If you were to Google “Trends in Performance Management,” your search results would inevitably list a plethora of articles discussing how several well-known companies have moved away from the standard annual performance review and performance ratings. This includes companies like General Electric, Adobe, Microsoft and Deloitte – to name just a few. However, only a minority of companies in Alberta are following this trend.
According to the most recent HR Trends survey of HR professionals, conducted by CPHR Alberta, 68 per cent of employers have annual performance reviews, whereas just four per cent have monthly performance review meetings. Another 10 per cent use informal and ongoing coaching conversations in place of a formal performance management program.
Performance reviews can provide valuable data to an organization’s HR team. The data can contribute to the predictive people analytics, but only if there is a high rate of compliance so that there are minimal gaps in the data and, most importantly, if the right data is being collected. Unfortunately, around a quarter of survey respondents said they are achieving less than a 75 per cent compliance rate with their performance review program. Half of respondents said they are achieving compliance above 75 per cent, but they are not yet seeing full compliance. The remaining quarter said they achieved full compliance with their performance review program. Clearly many employers are struggling to gain full buy-in from managers for their performance review programs, despite the fact 71 per cent of survey respondents reported that compliance with their performance management program is a priority for their organizations.
Perhaps it is the lack of full participation in performance review programs that is leading to less-than-effective results. Just 22 per cent of respondents agreed or completely agreed that their performance management program is effective at managing the performance of employees, 39 per cent somewhat agreed, 15 per cent somewhat disagreed, and 20 per cent disagreed or completely disagreed with the statement. Or perhaps, there is a need for employers to alter their approach towards performance management.
Performance management doesn’t just have to be about managing performance. A performance management program can be harnessed as a tool to increase employee engagement. In this context, performance management should feel less formal, happen more frequently, be forward looking and align the employee’s development with the organization’s strategy.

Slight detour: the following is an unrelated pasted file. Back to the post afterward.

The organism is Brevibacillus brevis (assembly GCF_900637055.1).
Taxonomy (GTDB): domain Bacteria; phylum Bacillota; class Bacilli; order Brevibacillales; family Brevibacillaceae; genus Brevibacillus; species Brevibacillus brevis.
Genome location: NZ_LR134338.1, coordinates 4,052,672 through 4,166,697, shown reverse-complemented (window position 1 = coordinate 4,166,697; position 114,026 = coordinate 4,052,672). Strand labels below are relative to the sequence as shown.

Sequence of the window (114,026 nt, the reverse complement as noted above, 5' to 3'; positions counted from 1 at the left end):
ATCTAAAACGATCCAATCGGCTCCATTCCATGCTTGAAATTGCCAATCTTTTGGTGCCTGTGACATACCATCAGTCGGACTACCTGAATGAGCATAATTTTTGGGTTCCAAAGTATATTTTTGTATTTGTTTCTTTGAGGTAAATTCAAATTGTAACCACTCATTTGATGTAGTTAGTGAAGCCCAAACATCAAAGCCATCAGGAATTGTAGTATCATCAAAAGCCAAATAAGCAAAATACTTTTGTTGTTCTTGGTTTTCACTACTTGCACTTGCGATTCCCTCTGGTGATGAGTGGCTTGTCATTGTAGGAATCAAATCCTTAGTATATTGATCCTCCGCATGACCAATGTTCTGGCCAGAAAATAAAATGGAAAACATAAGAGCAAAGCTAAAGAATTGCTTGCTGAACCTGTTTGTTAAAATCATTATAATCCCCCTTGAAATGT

The formality of the once-a-year review and accompanying performance rating lends to creating a process that is uncomfortable for both managers and employees alike. Managers struggle to evaluate and rate their direct reports’ performance in a comprehensive and fulsome manner that is based on more than just what is fresh in their mind – the past few months preceding the review. Likewise, employees can feel blindsided if the constructive criticism contained in the review has not been raised before. By encouraging managers to have more frequent check-ins (quarterly, monthly or even weekly) with their team members, areas for improvement can be identified and challenges with performance can be addressed in a timelier manner. Similarly, accomplishments can be recognized closer to when they are achieved. Briefly documenting these conversations throughout the year will help managers put together more objective annual reviews – if the organization chooses to retain them as part of the performance management program.
Improving the timeliness of performance conversations isn’t enough to improve engagement, but it’s a move in the right direction. Engagement will grow the most when each team member understands how the work they are expected to do contributes to achieving the organization’s business plan and strategy and feel supported in that work. With this understanding, the employee, with the guidance of their manager, can set individual performance goals and expectations knowing they will be supported when barriers to success arise. Having a forward-looking focus to performance conversations will also help to identify development opportunities for team members that are aligned with future and current needs of the organization. It will make developing an internal pipeline of future leaders easier.
It appears the shift away from annual performance reviews and the accompanying rating system will continue as our workplaces transform to keep up with the rapid rate of change. The demographics of the workforce are changing and the new generation of workers bring with them new expectations for their employers. If you, as a business leader, are considering adopting a new approach to performance management, reach out to your human resources team. They can assist you in evaluating how to proceed in a way that is consistent with your organizational culture. If you don’t have internal HR support, you can find a listing of HR consultants on CPHR Alberta’s website.
The workplace is undergoing transformation. Maybe its time to transform how we manage performance as well.
Dan Boucher is CPHR Alberta’s director of regulatory affairs and research. He leads the semi-annual HR Trends survey, and is committed to delivering high-quality research and information for Alberta’s HR community.